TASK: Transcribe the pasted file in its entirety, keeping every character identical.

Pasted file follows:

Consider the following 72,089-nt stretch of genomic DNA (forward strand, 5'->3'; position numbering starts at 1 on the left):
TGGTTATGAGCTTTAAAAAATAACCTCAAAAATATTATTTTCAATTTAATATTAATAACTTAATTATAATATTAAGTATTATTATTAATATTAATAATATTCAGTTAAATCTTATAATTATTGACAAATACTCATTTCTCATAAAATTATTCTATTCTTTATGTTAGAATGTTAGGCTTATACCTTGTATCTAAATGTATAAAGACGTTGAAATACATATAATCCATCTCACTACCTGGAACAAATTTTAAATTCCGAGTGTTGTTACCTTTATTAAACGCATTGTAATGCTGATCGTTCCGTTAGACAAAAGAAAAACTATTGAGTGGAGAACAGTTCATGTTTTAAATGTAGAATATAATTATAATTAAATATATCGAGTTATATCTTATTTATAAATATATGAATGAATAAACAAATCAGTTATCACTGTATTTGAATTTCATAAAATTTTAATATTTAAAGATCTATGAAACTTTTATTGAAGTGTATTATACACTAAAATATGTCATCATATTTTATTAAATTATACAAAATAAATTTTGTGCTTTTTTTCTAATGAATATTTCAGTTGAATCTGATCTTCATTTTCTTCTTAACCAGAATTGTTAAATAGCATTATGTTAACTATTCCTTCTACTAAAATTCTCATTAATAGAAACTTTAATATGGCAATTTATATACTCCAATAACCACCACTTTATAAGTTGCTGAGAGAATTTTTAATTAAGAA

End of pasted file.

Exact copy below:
Consider the following 72,089-nt stretch of genomic DNA (forward strand, 5'->3'; position numbering starts at 1 on the left):
TGGTTATGAGCTTTAAAAAATAACCTCAAAAATATTATTTTCAATTTAATATTAATAACTTAATTATAATATTAAGTATTATTATTAATATTAATAATATTCAGTTAAATCTTATAATTATTGACAAATACTCATTTCTCATAAAATTATTCTATTCTTTATGTTAGAATGTTAGGCTTATACCTTGTATCTAAATGTATAAAGACGTTGAAATACATATAATCCATCTCACTACCTGGAACAAATTTTAAATTCCGAGTGTTGTTACCTTTATTAAACGCATTGTAATGCTGATCGTTCCGTTAGACAAAAGAAAAACTATTGAGTGGAGAACAGTTCATGTTTTAAATGTAGAATATAATTATAATTAAATATATCGAGTTATATCTTATTTATAAATATATGAATGAATAAACAAATCAGTTATCACTGTATTTGAATTTCATAAAATTTTAATATTTAAAGATCTATGAAACTTTTATTGAAGTGTATTATACACTAAAATATGTCATCATATTTTATTAAATTATACAAAATAAATTTTGTGCTTTTTTTCTAATGAATATTTCAGTTGAATCTGATCTTCATTTTCTTCTTAACCAGAATTGTTAAATAGCATTATGTTAACTATTCCTTCTACTAAAATTCTCATTAATAGAAACTTTAATATGGCAATTTATATACTCCAATAACCACCACTTTATAAGTTGCTGAGAGAATTTTTAATTAAGAA